Another “fave” is WetFeet.Com, offering profiles of careers, industries and companies. It covers a wide range of fields. It has sections for undergrads, MBA’s, entry level and experienced professionals. Wetfeet publishes Insider Guides, terrific booklets on careers, industries and companies. Another site I recently discovered is CareerTV, a global TV programmer and interactive website designed to help college students and young professionals explore careers, industries, and companies. Watch a video, you’re ready for the interview. 

What have your experiences been like in financial fields over the past year? I would like to hear from twenty-somethings who have faced difficulty finding positions, or those who have dealt with job uncertainty and loss. How have you been affected by these experiences? If you spent time laid off, what have you done during that time period? What nuggets of wisdom would you offer to students coming out of college who are interested in economics or finance?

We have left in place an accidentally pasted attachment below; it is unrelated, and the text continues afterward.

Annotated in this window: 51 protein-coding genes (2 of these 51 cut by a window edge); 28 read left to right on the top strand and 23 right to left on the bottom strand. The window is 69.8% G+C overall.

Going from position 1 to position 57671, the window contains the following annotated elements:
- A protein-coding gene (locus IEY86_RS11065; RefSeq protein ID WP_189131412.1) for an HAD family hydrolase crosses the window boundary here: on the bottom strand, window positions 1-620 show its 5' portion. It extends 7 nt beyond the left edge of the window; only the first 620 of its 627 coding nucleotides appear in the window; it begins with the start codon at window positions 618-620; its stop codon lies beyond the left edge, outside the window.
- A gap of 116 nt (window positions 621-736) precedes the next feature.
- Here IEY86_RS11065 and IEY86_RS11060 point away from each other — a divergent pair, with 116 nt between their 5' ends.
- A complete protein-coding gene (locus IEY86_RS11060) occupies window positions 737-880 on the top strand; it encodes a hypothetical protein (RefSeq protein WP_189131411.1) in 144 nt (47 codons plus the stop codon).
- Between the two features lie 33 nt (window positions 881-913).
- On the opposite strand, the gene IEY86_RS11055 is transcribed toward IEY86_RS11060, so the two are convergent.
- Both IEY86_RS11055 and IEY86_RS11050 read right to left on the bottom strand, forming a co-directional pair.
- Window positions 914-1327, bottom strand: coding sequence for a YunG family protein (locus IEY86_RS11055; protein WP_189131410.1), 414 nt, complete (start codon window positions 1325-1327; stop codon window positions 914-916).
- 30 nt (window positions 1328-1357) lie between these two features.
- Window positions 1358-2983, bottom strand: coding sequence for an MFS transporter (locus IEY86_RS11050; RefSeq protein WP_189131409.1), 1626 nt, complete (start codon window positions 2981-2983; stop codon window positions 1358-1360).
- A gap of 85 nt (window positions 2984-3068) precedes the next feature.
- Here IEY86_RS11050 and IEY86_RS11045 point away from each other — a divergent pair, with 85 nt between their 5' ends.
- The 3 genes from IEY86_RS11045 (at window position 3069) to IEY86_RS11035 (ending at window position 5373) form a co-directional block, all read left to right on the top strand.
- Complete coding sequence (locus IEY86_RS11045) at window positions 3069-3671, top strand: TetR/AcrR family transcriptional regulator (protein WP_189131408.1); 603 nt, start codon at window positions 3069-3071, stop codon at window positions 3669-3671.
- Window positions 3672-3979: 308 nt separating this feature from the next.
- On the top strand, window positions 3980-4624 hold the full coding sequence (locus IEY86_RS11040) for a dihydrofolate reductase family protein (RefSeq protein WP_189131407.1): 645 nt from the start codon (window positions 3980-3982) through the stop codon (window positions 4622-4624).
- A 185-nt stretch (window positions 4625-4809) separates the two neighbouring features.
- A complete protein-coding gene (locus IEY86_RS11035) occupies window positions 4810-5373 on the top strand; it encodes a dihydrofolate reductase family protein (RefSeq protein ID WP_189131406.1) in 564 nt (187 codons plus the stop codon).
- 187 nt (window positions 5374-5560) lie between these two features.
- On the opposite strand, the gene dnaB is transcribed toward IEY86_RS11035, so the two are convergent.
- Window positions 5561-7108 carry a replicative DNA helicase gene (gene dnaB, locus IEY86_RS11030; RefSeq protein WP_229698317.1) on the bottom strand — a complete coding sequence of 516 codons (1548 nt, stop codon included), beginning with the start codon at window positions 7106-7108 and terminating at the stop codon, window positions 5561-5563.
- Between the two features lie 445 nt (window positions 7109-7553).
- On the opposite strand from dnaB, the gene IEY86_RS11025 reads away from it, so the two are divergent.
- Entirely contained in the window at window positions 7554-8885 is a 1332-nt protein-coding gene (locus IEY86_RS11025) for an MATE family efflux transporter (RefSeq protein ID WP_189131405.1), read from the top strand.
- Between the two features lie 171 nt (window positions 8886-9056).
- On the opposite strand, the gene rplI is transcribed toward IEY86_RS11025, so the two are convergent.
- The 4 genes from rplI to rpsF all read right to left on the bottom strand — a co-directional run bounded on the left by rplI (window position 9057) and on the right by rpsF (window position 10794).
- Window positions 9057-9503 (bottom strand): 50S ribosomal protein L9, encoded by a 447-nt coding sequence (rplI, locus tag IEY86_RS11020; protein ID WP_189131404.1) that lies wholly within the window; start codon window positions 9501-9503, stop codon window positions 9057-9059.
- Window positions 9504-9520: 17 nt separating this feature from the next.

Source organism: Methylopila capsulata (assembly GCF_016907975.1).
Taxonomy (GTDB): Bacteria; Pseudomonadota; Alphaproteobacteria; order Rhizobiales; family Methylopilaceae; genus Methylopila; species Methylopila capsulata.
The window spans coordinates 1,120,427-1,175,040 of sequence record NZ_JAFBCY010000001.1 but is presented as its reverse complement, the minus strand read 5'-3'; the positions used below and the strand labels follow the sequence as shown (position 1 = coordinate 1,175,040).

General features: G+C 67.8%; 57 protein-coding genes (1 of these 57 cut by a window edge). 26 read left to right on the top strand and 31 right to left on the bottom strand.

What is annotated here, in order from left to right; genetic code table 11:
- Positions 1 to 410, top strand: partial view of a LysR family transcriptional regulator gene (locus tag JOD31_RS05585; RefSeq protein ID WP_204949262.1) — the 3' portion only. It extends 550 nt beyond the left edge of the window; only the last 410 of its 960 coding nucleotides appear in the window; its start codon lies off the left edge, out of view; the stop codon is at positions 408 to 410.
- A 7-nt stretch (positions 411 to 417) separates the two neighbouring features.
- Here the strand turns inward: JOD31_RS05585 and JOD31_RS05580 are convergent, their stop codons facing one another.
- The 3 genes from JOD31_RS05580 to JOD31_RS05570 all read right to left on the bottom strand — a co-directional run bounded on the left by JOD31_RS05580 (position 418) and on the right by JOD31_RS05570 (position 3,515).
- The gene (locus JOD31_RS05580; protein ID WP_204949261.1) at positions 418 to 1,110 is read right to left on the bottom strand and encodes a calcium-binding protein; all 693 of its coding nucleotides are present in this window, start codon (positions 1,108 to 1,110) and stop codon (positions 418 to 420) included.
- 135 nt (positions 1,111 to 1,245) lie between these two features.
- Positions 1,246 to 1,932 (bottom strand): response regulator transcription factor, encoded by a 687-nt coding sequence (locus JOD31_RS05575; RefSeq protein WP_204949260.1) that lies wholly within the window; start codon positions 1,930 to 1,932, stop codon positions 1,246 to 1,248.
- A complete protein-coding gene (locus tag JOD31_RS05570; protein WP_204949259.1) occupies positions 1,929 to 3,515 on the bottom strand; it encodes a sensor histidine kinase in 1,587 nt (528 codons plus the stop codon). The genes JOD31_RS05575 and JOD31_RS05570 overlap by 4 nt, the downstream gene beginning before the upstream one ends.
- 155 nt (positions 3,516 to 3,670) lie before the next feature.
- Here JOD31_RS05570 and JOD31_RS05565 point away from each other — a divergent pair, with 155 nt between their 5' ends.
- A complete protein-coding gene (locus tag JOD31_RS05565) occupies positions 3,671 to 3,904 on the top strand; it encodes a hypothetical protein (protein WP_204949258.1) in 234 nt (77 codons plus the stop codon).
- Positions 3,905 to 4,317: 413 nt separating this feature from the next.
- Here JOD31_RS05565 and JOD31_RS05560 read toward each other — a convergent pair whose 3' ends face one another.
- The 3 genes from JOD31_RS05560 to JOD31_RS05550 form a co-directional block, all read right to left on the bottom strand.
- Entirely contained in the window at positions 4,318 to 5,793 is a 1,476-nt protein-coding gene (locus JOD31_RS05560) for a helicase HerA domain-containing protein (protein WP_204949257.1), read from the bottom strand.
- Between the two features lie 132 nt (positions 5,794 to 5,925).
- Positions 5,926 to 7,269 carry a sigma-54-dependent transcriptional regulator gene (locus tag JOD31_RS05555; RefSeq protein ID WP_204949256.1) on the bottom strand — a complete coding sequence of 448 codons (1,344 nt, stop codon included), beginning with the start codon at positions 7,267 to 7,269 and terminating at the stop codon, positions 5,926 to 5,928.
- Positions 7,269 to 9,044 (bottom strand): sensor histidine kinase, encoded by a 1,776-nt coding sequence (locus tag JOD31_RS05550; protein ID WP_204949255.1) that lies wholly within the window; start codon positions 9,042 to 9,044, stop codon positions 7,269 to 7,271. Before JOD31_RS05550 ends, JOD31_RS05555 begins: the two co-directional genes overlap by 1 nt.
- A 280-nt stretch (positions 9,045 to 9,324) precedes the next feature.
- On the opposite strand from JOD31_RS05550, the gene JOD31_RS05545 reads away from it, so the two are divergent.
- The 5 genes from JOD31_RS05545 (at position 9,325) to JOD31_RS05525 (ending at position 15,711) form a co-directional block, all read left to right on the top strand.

Related posts: Liberal Arts and the Real WorldWhat I Did on My Summer Vacation, Er-Internship, Take the GMAT While You’re Still Smart, Why Should a College Student Be on LinkedIn?, So You Didn’t Get That Summer Internship… What To Do?